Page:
RIC hosts Publick Occurrences forum on economic leadership
No one can say for sure what role state government should play in Rhode Island’s economic development.
That question was the subject of much debate on Oct. 4 at the first of three “Publick Occurrences” forums this month on the troubled Rhode Island economy, sponsored by Rhode Island College, Leadership Rhode Island, and the Providence Journal.
“Economic Leadership: Who’s in Charge?” was the topic of the panel discussions, moderated by Karen Bordeleau, an acting executive editor of the Journal. Nancy Carriuolo, president of RIC, welcomed participants to the RIC campus. Some 210 people attended the two-hour event, held at Sapinsley Hall in the Nazarian Center for the Performing Arts on the RIC campus.
No definitive solutions were found, but discussion was lively and ranged far and wide on what can be done to revive the state’s economy. Panelists leading the discussion comprised representatives of higher education, state government, manufacturing, entrepreneurship and nonprofits.
But the views of those in the audience were not ignored. Audience members not only asked questions, they also provided responses to major questions through the use of iClicker technology. Students from RIC distributed to the audience 100 “clickers,” or small remote control devices that immediately register responses to basic questions; such devices have become increasingly common in political polling and focus groups nationwide.
The audience was presented with three questions:
Asked who should be in charge of the state’s economy, an overwhelming number -- 63 percent of the 100 polled – said the private sector should be, rather than government or educational institutions.
• Some 83 percent said they see state government as an “obstacle” in economic development rather than a leader.
• Asked what the state’s institutions of higher education could best do to foster economic development, 46 percent said create more business incubators and spinoff companies; 15 percent, work with the state to minimize the brain drain; and 39 percent, make higher education more affordable and accessible to students.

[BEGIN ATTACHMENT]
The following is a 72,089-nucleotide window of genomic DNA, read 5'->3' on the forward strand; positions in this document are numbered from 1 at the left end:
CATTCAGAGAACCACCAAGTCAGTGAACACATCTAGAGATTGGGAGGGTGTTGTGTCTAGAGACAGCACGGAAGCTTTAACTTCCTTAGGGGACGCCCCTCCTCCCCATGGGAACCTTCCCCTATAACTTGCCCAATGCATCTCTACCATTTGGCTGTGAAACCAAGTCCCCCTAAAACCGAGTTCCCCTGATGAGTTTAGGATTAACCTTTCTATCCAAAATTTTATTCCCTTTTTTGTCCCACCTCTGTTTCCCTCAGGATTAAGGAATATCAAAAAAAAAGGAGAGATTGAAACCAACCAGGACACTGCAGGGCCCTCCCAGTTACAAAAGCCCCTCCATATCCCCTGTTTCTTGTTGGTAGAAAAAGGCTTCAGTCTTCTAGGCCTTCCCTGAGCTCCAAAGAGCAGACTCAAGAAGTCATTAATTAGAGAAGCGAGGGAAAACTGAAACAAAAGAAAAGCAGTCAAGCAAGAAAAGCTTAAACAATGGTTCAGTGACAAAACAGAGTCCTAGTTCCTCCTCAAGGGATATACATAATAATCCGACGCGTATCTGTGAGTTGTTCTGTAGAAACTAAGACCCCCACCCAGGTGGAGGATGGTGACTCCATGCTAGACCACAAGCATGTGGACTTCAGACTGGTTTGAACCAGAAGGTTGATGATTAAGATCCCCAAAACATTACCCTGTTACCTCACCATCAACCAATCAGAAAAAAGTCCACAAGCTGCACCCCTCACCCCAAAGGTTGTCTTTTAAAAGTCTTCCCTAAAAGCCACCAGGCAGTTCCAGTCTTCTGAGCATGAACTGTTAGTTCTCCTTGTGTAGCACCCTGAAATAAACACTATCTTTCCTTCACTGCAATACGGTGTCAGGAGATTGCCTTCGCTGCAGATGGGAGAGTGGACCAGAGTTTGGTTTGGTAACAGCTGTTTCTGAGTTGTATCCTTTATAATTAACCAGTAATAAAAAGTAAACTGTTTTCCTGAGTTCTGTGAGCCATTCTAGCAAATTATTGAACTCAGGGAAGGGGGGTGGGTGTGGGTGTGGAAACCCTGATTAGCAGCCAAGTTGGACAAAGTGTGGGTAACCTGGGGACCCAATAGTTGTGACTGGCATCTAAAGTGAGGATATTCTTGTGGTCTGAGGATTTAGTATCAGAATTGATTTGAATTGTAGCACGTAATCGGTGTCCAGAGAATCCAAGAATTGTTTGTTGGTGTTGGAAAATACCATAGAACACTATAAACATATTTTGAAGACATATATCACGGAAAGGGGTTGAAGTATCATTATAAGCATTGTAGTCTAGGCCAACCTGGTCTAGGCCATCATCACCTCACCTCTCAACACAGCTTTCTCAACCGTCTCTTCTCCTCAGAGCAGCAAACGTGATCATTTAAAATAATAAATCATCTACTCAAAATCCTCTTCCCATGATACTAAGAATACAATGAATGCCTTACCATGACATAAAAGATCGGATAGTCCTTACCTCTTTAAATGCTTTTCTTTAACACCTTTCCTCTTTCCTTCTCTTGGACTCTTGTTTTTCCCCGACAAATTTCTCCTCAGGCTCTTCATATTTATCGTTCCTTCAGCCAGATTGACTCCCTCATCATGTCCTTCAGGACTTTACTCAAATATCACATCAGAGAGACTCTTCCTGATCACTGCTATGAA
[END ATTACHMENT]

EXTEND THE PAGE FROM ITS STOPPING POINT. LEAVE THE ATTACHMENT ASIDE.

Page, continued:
The sorry state of the economy is perhaps best expressed by these statistics discussed at the forum: 59,000 Rhode Islanders are out of work; 21,000 receive government benefits such as unemployment compensation; and annually, there are about 11,000 job openings in the state, five times less than the number needed.
Regarding state government, Giovanni Feroce, CEO of Alex and Ani, drew applause when he said he prefers government to stay out of his way. Karl Wadensten, president of VIBCO Vibrators, spoke of the “buckets of bureaucracy” he’s waded through for his manufacturing business in Wyoming, R.I. “One road block after another” soon discourages new entrepreneurs, he said.
House Speaker Gordon D. Fox ’85, HD ‘10, defended state government -- including regulations, the bane of many a business -- as indispensable to safe and orderly growth. Government’s job, Fox said, is to “set the bases on which jobs can be created” and, he stressed, “commerce is always at the forefront.”
Regarding the role of universities, Mim Runey, president of Johnson and Wales University, Providence campus, and Russell Carey, executive vice president of planning and policy at Brown University, each pointed out the many ways their schools already contribute to the local economy in the form, for instance, of the number of people they employ and the millions spent in the community.
Feroce took a different tack, calling on colleges to better teach students how to work. “I would like to see work experience be a major part of college,” he said. “Students need to find out what it is like to be at work.” His company, Alex and Ani, has pledged $1 million to RIC for art center renovations.
The next “Publick Occurrences” session on the skills gap in Rhode Island is Wednesday, Oct. 10, 6-8 p.m. at Sapinsley Hall on the RIC campus.
Other panelists taking part in Thursday’s forum were: Neil Steinberg, president and CEO of the Rhode Island Foundation; Constance A. Howes, president and CEO of Women & Infants Hospital; Allan Tear, managing partner of Betaspring, a business incubator; and Scott Wolf, executive director of Grow Smart R.I.